Heavy goods vehicles (HGVs) carry essential loads up and down the UK, delivering everything from food to building materials. Haulage jobs and HGV drivers are, therefore, pivotal to the economy, making the current shortage of drivers a real concern.
The Road Haulage Association estimates there is a shortage of around 100,000 drivers in the UK. It’s been caused by a perfect storm of events and issues.
Brexit has meant many drivers have left the UK to find work back home or in countries remaining in the EU. Others, paid by the mile, have been deterred by delays caused by Brexit bureaucracy. And with the drop in value of the pound versus the euro, being paid in pounds has become less attractive to drivers from mainland Europe.
Drivers’ pay has also been hit by IR35 tax rules around self-employment, with drivers now having to pay more in tax and national insurance contributions.
The Covid-19 pandemic has, of course, played a major role in the driver shortage, with many drivers returning to their home countries as the UK locked down. Allied to this, there is now a substantial backlog in HGV driver tests, preventing new drivers from getting out on the road.
To help tackle the shortage, the government recently announced new measures, designed to boost the recruitment and retention of drivers. Our guide gives you useful information on how to join this in-demand profession.
As well as transporting goods using large lorries, HGV drivers usually have these responsibilities:
As demand for drivers has shot up, the financial rewards have become more and more attractive. According to Totaljobs, the average HGV driver in the UK earns £32,500 per year*.
However, with the national shortage of drivers hitting multiple industries many are offering much more than this. Waitrose is offering up to £53,780 annually, while Tesco and Waitrose have introduced joining bonuses of £1,000. One recruitment specialist is even paying £5,000 for new drivers to become qualified.
There are various routes into a driving role, but if you choose the intermediate apprenticeship route, you’ll usually require some GCSEs, including Maths and English.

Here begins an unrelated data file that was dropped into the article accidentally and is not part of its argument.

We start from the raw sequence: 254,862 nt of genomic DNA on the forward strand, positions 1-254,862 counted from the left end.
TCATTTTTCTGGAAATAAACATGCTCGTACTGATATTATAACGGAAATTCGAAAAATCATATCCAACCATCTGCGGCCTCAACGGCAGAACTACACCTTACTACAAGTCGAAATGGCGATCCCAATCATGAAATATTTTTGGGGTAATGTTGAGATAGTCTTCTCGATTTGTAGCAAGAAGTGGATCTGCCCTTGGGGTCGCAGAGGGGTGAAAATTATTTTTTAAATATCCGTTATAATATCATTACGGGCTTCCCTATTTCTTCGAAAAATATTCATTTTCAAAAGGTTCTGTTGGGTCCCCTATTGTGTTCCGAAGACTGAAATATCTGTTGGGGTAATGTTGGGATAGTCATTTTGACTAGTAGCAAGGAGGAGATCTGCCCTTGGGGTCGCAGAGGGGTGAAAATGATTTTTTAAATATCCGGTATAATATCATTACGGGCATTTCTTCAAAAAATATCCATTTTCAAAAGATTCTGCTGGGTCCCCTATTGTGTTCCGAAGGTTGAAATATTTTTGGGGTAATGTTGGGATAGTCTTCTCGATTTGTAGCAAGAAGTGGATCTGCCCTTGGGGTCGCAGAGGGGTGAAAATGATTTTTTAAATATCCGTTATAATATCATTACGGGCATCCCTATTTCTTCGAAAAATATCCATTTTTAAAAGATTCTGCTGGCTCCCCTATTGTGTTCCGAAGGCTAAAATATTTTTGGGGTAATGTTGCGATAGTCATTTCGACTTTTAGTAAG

You’ll also need:
LGV licences come in different categories:
To drive vehicles with trailers, you’ll need to take a category C+E test.
In addition to being a competent driver, HGV drivers need a particular set of skills:
If you want to become a HGV driver, you’ll also need some knowledge of transport methods, costs and benefits. It may also help if you have a flexible attitude towards spending nights away from home and working in an environment where space is restricted.
As drivers are more in demand than ever, it’s an industry that offers stability and security. With home deliveries of all kinds of goods rising sharply during the pandemic, it’s also an industry on the up, presenting you with long-term career prospects.
Some people hate the thought of being stuck in an office 9-5. Being a haulage driver gives you much more freedom and keeps you moving all day, meeting new people as you deliver loads.
Once you’ve qualified as a HGV driver, Haulage Exchange can help you to find regular, well-paid work. With over 8,000 professionals using the Exchange – and thousands of new loads posted daily – it offers great business and networking opportunities.
*As per available figures on Totaljobs as of 9 September 2021: https://www.totaljobs.com/salary-checker/average-hgv-drivers-salary
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